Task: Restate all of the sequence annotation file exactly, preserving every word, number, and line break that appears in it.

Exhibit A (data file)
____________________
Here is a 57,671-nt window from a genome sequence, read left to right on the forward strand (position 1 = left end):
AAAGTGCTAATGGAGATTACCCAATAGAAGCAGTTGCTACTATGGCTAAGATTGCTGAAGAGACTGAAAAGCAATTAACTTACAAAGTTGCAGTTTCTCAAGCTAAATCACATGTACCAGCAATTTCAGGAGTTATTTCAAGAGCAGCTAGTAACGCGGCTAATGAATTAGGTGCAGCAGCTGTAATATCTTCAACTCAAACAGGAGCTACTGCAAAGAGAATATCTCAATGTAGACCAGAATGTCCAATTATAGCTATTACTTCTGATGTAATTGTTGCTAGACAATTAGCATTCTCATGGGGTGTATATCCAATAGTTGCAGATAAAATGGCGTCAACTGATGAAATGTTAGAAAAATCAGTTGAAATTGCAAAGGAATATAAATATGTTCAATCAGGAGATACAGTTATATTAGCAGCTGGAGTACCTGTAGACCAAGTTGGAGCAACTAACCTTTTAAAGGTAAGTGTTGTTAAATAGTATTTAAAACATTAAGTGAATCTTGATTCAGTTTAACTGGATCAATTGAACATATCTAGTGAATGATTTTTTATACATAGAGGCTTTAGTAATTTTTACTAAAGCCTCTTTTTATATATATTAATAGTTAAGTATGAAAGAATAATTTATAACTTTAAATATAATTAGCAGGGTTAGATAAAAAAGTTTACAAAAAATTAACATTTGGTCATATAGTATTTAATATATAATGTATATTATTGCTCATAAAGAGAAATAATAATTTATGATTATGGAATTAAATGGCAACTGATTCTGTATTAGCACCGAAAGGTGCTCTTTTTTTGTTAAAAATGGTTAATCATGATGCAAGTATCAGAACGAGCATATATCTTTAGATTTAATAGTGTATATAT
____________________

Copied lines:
Here is a 57,671-nt window from a genome sequence, read left to right on the forward strand (position 1 = left end):
AAAGTGCTAATGGAGATTACCCAATAGAAGCAGTTGCTACTATGGCTAAGATTGCTGAAGAGACTGAAAAGCAATTAACTTACAAAGTTGCAGTTTCTCAAGCTAAATCACATGTACCAGCAATTTCAGGAGTTATTTCAAGAGCAGCTAGTAACGCGGCTAATGAATTAGGTGCAGCAGCTGTAATATCTTCAACTCAAACAGGAGCTACTGCAAAGAGAATATCTCAATGTAGACCAGAATGTCCAATTATAGCTATTACTTCTGATGTAATTGTTGCTAGACAATTAGCATTCTCATGGGGTGTATATCCAATAGTTGCAGATAAAATGGCGTCAACTGATGAAATGTTAGAAAAATCAGTTGAAATTGCAAAGGAATATAAATATGTTCAATCAGGAGATACAGTTATATTAGCAGCTGGAGTACCTGTAGACCAAGTTGGAGCAACTAACCTTTTAAAGGTAAGTGTTGTTAAATAGTATTTAAAACATTAAGTGAATCTTGATTCAGTTTAACTGGATCAATTGAACATATCTAGTGAATGATTTTTTATACATAGAGGCTTTAGTAATTTTTACTAAAGCCTCTTTTTATATATATTAATAGTTAAGTATGAAAGAATAATTTATAACTTTAAATATAATTAGCAGGGTTAGATAAAAAAGTTTACAAAAAATTAACATTTGGTCATATAGTATTTAATATATAATGTATATTATTGCTCATAAAGAGAAATAATAATTTATGATTATGGAATTAAATGGCAACTGATTCTGTATTAGCACCGAAAGGTGCTCTTTTTTTGTTAAAAATGGTTAATCATGATGCAAGTATCAGAACGAGCATATATCTTTAGATTTAATAGTGTATATAT